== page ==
The Gum Thief starts out simple enough, with a middle-aged Staples employee, named Roger, writing in his diary, whining about his life. Then he writes another diary post, this time posing as a fellow employee -- Bethany, a 24 year-old woman who dropped out of community college, lives with her mother, and still wears goth makeup. She soon discovers the entry -- probably by Roger's intent, though it is never explicitly revealed -- and she is, at first, repulsed. But, she decides to write a return note, then another and another. So begins a long relationship, and novel, developed exclusively through written correspondence.

DeeDee, Bethany's mother and a former classmate of Roger (and fellow "failed adult"), soon joins the fray, writing an angry letter to Roger. Like her daughter, she is at first repulsed by Roger but she soon warms -- eventually even leaving care packages, mostly of food, at his doorstep. A few other characters add occasional letters which spice it up: a brief and adorable letter from Roger's young daughter, Zoe; a couple of mean letters to Roger from his ex-wife, Joan; a depressing "family update" e-mail from Joan's new husband. And, of course, there's Glove Pond, the novel Roger is writing, which he divulges to Bethany, chunk by chunk, as he writes it.

Glove Pond, by itself, would make a great story -- as would the main, "real" story of The Gum Thief. Together, the result is greater than the sum of the two parts. Coupland twines them together in such a way that I always wondered what Roger was thinking, what he was getting at, by writing a particular thing in his novel at a particular part in his life. (And, one of the Glove Pond characters is writing a novel, which is strikingly similar to Roger's life -- I enjoyed the novelty of the situation.)

The old timers call this an "epistolary novel" -- the first of its kind I have read, and I must say, I enjoy it. I am struck most by how much is left unsaid. For example, Roger must have a pretty horrible day-to-day life, but we hear only what he wants to say. Things are often more effective that way. My mind was always free to wander on many of the particulars, and the novel wasn't bogged down by trudging depictions of boring, depressing daily life.

Though he may be the main character, Roger remains largely enigmatic. The two new women in his life -- Bethany and her mother -- are the ones who open up the most, while Roger is often content to act the ear. They are always rather direct about their feelings compared to Roger, who hides it all under his little revelations and philosophical insights -- though the ladies are not without their own "revelations." I was perhaps a little a bugged by some of the dumber of these revelations, but soon forgave them. This is, after all, a book of that sort: in which the characters write heart-opening letters to heal, cope, etc.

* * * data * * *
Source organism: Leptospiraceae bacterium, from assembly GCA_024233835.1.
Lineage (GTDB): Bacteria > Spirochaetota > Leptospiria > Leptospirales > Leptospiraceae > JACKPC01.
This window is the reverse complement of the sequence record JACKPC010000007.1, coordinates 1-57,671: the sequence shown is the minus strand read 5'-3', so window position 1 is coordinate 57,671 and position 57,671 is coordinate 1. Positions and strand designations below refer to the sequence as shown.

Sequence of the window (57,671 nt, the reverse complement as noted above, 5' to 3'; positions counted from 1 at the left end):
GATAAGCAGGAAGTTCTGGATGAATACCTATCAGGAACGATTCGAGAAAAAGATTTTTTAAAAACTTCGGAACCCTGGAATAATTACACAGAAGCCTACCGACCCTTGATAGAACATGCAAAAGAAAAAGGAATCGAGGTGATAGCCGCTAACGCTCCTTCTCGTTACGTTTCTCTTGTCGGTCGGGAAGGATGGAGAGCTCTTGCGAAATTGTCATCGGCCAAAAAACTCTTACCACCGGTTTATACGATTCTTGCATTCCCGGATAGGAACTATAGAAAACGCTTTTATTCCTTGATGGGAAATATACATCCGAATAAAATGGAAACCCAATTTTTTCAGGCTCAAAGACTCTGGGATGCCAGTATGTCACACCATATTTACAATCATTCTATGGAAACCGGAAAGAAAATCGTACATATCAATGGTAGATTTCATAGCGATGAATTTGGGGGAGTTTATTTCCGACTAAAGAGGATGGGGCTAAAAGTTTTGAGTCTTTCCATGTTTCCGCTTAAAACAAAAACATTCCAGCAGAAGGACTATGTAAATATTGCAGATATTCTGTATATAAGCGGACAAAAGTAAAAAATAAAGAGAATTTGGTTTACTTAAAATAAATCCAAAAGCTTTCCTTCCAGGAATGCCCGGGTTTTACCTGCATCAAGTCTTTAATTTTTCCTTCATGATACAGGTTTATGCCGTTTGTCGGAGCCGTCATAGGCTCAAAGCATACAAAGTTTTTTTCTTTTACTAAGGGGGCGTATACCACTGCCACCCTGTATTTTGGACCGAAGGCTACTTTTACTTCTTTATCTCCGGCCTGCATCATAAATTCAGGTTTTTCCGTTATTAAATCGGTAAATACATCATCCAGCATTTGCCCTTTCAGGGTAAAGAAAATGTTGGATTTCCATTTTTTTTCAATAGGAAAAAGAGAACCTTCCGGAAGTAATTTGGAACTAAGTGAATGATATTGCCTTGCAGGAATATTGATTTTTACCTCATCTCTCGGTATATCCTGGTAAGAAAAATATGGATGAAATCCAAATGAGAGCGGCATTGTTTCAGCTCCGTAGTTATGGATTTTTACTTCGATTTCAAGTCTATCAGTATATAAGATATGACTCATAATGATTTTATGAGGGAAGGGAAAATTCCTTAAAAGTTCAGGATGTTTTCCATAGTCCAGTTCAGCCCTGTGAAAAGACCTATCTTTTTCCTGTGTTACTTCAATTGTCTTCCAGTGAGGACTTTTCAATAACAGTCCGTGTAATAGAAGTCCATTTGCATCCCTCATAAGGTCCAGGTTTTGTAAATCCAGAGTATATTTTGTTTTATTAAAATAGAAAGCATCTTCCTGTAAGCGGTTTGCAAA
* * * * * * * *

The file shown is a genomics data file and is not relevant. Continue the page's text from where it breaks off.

Less than ten pages in, I was ready to give this four stars. The ending was what really got me and bumped this book up to the ever-rare five stars. Bethany's suicide attempt "came out of nowhere" -- as they so often do in real life. You wouldn't expect this to be a "happy book," yet things steadily get better for the main characters, and the future looks its brightest by the end of the book. Roger, of course, writes a letter to Bethany after her little "accident." He says, among other things, "Bethany, Bethany, Bethany. What were you thinking?" She doesn't seem to know the answer, though it is apparent that she won't try it again.

And so, three poor shlubs, practically non-humans, wasting away, managed to find each other. And, gradually, building on each other's shoulders, they dragged and heaved their ways out of the sludge and drudgery. The final "chapter" -- in which an MA heavily criticizes Roger's novel -- is not the damper you might expect it to be. Rather, it seems he is the loser, the one who "doesn't get it." The fate of the MCs is left appropriately ambiguous, yet I just know everything is going to work out for them -- and I can't help but cheer.

Who knew this would be such a big hit with me? As this review no doubt shows, I was completely immersed. Of course I related strongly to the characters, especially Roger. Besides, now I wonder: what lurks behind the eyes of some of the grunts at my friendly neighborhood super store? It is just like Harry Potter and the endless wizard hunt -- only maybe I won't get laughed at as much for this.

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Friday, December 11, 2009

Review: Rock Bottom, by Joe Casey

Rock Bottom My rating: 3 of 5 stars
This book fails -- at least as the "epic of human proportions" the back cover proclaims it to be. In reality, it's good, or at least good enough -- meaning, it meets my relatively low standards for graphic novels: attractive visuals (Okay, pretty pictures), an interesting story, and a manageable length (so I can read it in one or two sittings).

In reality, it is not the story of "every man" -- a story which captures and depicts a deep something of human nature to which we can all relate. It is the story of one man: a young-ish musician and recent divorcee who seems a bit of a prick (obviously, he was the one who cheated).

That is, until he starts turning to stone. Yep, stone. You know, I do wish they explained that aspect better, but, though he soon ends up at his doctor's office and they run plenty of tests, we never get anything approaching an explanation on this mysterious new disease. Fine. That's fine. Clearly, the author has gotten a little too used to writing super hero stuff, but it's forgivable.

The guy, the protagonist, soon accepts his fate: there is no hope and he will soon turn completely into stone. I generally liked that approach: there is no denial or fighting against the inevitable, as is so common these days both inside and outside of literature. Instead, the guy tries to enjoy what little time he has left, with the help of his lawyer/best friend and, eventually, his doctor.